It is quite convenient for the mesh points to connect automatically, but it only works if you use Vilo devices out of the same box. If you bought a total of four devices, it will work on the three that came in the same box, and connecting to the fourth access point requires a little more work. You need to connect and press the mask button on the front, which then lets it find and join your network.

Vilo recommends placing each unit within 30 meters of each other, but we have ours located a little above that area and have not had any problems. Your experience will certainly vary, depending on what kind of obstacles – such as walls, appliances or furniture – are between each mesh point.

This is without a doubt one of the simplest network layouts we have tested thanks to all the devices that are already connected and ready to connect to each other. Other systems require you to use the app to add more mesh devices to your network, extending the time it takes to get the system up and running.

Jason Cipriani / CNN

We hesitate to recommend the Vilo system to a household that routinely has several people streaming 4K videos, playing online or doing other bandwidth-heavy tasks. This system is just not built to handle that kind of work. It’s best to think of the Vilo Mesh layout as an entry-level Wi-Fi system that will expand coverage and provide a more reliable connection, but it will not impress with heavy bandwidth.

We ran several speed tests, only once did we see the results break 100 Mbps second when we were connected to Vilo’s network, and that was immediately after the restart of the Vilo main node. Otherwise, it was on average over 90 Mbps. We are also testing Wi-Fi 6 compatible Plume SuperPods right now, and during the same speed test that broke 100 Mbps, SuperPods hit speeds above 560 Mbps.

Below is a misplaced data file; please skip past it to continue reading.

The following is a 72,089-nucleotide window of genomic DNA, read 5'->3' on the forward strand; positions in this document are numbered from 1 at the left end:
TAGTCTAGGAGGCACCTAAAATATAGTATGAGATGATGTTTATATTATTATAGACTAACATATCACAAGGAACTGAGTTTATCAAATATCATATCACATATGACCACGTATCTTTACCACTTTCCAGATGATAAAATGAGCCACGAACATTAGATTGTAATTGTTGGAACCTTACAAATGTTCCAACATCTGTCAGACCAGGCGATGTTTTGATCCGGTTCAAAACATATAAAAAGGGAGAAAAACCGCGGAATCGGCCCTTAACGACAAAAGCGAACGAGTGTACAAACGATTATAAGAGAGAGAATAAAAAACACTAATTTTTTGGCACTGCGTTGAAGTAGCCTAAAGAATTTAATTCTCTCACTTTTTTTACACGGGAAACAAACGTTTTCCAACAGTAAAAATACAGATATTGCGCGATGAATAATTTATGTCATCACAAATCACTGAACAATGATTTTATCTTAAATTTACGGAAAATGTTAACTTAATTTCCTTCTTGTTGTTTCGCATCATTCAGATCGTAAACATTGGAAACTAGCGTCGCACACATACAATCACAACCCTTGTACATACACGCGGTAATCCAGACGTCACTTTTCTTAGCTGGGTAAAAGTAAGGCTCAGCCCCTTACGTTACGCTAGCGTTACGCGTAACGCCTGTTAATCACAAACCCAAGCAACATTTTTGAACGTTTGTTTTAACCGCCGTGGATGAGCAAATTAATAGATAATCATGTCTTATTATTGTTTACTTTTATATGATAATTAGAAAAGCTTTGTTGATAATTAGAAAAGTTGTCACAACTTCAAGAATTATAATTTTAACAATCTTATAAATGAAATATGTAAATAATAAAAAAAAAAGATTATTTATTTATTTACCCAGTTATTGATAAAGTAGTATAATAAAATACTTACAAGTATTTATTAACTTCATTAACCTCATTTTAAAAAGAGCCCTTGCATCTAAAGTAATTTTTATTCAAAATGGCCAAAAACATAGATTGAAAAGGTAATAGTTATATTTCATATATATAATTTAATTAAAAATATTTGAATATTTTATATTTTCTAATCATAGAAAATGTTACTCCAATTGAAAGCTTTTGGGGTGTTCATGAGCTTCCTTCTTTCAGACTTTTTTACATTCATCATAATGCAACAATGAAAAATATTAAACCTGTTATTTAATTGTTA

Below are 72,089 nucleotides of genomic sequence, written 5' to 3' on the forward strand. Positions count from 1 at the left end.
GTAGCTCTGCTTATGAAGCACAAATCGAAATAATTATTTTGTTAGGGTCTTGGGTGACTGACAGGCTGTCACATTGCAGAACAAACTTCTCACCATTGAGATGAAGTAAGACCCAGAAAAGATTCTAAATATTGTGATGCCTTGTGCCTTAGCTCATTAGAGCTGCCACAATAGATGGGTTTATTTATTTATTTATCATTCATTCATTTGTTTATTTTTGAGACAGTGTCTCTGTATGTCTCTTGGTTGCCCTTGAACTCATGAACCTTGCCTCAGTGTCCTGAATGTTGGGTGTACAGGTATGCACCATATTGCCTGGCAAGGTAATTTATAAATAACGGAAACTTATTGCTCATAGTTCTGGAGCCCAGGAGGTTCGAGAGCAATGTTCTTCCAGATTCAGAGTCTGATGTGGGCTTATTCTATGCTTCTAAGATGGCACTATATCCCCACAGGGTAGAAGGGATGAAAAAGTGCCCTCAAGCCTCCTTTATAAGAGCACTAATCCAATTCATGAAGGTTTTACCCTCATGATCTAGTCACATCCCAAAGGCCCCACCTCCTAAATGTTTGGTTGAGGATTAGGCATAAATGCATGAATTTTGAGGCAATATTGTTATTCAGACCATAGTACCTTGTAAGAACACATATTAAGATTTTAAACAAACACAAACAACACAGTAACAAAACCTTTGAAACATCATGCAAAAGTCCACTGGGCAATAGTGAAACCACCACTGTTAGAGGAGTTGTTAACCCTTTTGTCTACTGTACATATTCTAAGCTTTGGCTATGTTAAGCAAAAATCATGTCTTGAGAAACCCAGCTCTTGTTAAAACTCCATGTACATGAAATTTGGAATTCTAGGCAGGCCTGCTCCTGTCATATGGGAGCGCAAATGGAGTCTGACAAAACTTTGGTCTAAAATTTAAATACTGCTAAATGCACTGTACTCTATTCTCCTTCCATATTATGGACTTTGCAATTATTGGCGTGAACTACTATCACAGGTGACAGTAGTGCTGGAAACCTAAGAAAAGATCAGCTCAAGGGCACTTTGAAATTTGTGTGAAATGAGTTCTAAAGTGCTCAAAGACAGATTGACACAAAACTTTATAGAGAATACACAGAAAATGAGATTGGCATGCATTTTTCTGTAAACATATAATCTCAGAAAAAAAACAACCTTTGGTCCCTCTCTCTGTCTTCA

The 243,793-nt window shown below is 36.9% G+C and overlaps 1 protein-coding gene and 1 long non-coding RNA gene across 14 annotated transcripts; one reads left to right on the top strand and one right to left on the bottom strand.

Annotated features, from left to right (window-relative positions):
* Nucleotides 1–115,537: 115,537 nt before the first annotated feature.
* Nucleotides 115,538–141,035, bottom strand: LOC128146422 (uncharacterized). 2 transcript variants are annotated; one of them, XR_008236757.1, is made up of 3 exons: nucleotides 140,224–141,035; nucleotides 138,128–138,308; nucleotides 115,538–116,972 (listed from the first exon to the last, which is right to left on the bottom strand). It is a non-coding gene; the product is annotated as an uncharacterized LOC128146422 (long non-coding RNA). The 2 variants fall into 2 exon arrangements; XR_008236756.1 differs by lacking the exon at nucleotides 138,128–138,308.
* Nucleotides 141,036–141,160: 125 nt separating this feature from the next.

Although Vilo’s test results were nowhere near the speeds of our current Wi-Fi 6 system, over 90 Mbps on a speed test is still more than fast enough to play, stream 4K video on YouTube or participate in a Zoom call.

In fact, the MacBook Pro was automatically connected to the test network one morning when we had many Zoom calls, and we noticed no difference at all. Only after the last call when we went to switch networks, did we realize that we had been connected to the test network all the time.

Each Vilo device is equipped with 2.4 GHz and 5 GHz radios that are compatible with Wi-Fi 802.11ac. If this is nothing but gibberish for you, just know that 2.4 GHz and 5 GHz radios are designed to spread the connected devices across multiple bands, which will help eliminate delays on your network. In the case of 802.11ac, the Wi-Fi standard for non-Wi-Fi 6 devices is capable of transmitting and receiving data at impressively high speeds.

Although the Vilo system is not Wi-Fi 6 compatible, Vilo states that it is capable of handling 300 Mbps over the 2.4 GHz radio, or 867 Mbps over 5 GHz. Our home has a 1.2Gbit (1,200 Mbps) connection from our ISP, so the speed should have been achievable for the Vilo system.

Jason Cipriani / CNN

The Vilo app as a whole – when you are past the layout – feels both slow and unfinished. When you receive a notification that a new device is being detected on your network, the notification will not come quickly. It may take a few minutes to even show that a new device is connected to the app itself. This is a feature every Wi-Fi system should have, and so we are glad that Vilo included it – just not with the implementation.

Another problem is updating the firmware. Each time we are asked to update, the app has told us that it failed as the progress bar reached 100%. Just for us to return to the home screen, and the app tells us that there is no update available anymore. Why? Because the update was actually successful.

It’s a basic app that makes sense, but it’s also buggy.

Vilo seemed like a network setup that was too good to be true. $ 20 per node? Get out of town. Especially.

It surprised us with reliable and steady performance. And they’re obviously targeting the system at someone who won’t pay to rent a Wi-Fi setup from their service provider, while increasing overall coverage.

We would say that the Vilo system is ideal for an average person who does not need large amounts of bandwidth to accommodate multiple 4K streams, online games or countless smart home devices. If your Wi-Fi network acts as a means of working from home and entertaining, the Vilo system is more than capable of enhancing your overall experience.